James W. C. Pennington and the Fight for Freedom

Talcott Street Pulpit Bible, 1843.

Talcott Street Pulpit Bible, 1843.
On loan from, Faith Congregational Church.

This Bible is connected to a remarkable man, the Reverend James W.C. Pennington (1807–1870). He was born into slavery, taken to Hagerstown, Maryland, and then at great risk, escaped into freedom when he was 19 years old. Within a few years, Pennington had learned to read and write, taught himself Greek and Latin, attended Yale University, and was ordained a minister in the Congregational church.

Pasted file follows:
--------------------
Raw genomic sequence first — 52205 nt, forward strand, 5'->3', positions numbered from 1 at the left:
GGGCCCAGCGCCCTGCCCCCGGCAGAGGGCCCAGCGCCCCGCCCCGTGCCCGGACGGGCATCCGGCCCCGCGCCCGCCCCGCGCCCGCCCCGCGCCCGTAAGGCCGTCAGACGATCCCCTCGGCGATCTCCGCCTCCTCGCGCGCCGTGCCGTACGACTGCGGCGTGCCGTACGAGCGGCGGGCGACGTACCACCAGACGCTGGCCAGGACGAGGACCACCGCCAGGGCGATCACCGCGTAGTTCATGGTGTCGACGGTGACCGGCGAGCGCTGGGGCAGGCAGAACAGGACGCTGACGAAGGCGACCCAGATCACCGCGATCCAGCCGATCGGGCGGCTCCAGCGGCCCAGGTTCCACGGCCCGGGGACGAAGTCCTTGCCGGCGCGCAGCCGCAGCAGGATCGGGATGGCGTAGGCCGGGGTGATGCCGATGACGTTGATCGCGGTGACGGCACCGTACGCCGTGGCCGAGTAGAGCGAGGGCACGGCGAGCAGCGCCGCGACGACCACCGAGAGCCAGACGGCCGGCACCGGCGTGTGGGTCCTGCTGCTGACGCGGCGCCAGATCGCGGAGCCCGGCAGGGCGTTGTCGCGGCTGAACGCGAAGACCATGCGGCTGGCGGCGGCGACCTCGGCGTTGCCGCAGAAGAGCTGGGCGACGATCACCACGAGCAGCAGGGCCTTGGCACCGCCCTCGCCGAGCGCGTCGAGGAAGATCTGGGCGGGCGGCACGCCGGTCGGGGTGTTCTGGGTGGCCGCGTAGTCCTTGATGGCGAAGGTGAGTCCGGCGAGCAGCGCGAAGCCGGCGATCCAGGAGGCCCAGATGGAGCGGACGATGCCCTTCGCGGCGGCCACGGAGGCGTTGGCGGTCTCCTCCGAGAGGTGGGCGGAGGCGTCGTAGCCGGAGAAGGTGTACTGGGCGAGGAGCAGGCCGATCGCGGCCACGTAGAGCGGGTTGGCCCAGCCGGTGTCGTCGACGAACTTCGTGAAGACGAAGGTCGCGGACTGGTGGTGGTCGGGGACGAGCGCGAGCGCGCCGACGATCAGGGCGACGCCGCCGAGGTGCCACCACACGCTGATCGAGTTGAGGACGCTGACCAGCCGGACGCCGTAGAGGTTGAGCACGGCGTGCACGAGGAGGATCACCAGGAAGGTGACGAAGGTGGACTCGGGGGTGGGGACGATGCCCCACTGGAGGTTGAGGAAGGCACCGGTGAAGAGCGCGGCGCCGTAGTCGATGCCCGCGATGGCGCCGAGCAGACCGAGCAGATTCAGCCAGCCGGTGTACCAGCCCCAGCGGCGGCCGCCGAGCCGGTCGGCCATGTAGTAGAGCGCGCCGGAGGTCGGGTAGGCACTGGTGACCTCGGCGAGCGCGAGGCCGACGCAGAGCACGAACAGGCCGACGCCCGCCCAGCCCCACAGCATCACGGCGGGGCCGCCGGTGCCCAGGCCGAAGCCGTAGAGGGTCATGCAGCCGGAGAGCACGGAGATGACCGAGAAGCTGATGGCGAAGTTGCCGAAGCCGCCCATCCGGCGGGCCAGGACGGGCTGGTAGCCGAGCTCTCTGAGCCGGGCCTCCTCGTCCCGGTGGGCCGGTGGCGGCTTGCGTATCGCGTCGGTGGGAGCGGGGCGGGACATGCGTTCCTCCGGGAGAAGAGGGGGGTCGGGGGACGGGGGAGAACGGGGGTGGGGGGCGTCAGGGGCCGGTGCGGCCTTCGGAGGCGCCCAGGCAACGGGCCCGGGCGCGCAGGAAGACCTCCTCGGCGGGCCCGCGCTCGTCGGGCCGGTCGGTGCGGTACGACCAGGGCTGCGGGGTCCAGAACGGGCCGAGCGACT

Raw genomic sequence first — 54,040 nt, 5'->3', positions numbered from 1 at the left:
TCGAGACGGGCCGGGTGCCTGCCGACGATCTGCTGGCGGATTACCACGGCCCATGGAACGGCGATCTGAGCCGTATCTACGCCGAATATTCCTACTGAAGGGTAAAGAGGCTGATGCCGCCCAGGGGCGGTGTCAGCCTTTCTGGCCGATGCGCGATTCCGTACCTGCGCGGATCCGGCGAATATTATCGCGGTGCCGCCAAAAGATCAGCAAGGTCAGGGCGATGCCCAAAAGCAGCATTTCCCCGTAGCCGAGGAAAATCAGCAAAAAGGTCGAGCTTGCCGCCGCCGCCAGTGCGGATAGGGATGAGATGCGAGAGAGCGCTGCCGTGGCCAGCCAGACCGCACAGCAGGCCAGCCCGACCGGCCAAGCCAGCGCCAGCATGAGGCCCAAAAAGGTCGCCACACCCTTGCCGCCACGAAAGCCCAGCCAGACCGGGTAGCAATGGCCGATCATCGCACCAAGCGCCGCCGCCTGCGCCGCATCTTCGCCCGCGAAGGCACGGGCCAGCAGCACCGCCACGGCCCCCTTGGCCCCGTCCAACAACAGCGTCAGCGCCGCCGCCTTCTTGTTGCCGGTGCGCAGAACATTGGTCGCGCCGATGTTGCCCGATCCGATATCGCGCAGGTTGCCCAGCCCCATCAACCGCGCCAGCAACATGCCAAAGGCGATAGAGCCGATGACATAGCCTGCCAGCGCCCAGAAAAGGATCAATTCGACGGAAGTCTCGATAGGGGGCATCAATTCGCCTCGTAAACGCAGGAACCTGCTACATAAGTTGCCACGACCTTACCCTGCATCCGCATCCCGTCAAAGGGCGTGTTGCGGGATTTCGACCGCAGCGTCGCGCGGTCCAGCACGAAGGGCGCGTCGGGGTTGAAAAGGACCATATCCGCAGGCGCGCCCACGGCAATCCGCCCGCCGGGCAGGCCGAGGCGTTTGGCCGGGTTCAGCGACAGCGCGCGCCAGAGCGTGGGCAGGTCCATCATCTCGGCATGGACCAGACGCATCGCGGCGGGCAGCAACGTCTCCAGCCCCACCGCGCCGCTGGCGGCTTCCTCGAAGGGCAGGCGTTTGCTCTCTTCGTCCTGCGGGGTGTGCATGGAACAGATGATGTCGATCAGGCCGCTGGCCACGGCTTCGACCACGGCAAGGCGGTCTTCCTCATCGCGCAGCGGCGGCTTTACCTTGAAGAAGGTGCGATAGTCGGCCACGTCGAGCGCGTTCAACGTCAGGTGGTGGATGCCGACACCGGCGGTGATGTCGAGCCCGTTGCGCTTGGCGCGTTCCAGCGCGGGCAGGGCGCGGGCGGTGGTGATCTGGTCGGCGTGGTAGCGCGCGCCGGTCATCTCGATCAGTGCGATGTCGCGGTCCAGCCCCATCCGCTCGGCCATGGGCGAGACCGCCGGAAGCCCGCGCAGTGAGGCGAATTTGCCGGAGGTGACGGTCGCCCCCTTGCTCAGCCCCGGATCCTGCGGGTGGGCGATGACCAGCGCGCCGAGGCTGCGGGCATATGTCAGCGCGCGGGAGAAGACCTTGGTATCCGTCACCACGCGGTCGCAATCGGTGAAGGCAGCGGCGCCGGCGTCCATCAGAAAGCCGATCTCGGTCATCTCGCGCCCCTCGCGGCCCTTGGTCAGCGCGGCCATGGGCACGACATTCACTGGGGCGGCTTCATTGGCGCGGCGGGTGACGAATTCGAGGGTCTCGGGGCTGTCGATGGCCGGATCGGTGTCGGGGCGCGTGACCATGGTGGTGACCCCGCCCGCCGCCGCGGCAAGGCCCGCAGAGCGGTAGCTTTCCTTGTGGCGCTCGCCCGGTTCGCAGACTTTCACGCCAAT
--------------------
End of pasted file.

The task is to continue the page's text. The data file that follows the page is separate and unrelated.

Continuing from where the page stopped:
Pennington worked for freedom on many fronts. He used the courts to fight for civil rights his oratory condemned slavery in Europe and the United States, his ministry aided and benefited the Amistad captives, and his writing produced the first history of African Americans, The Origin and History of the Colored People (1841). His church, now called Faith Congregational Church, in Hartford, Connecticut, shared his Bible with the museum.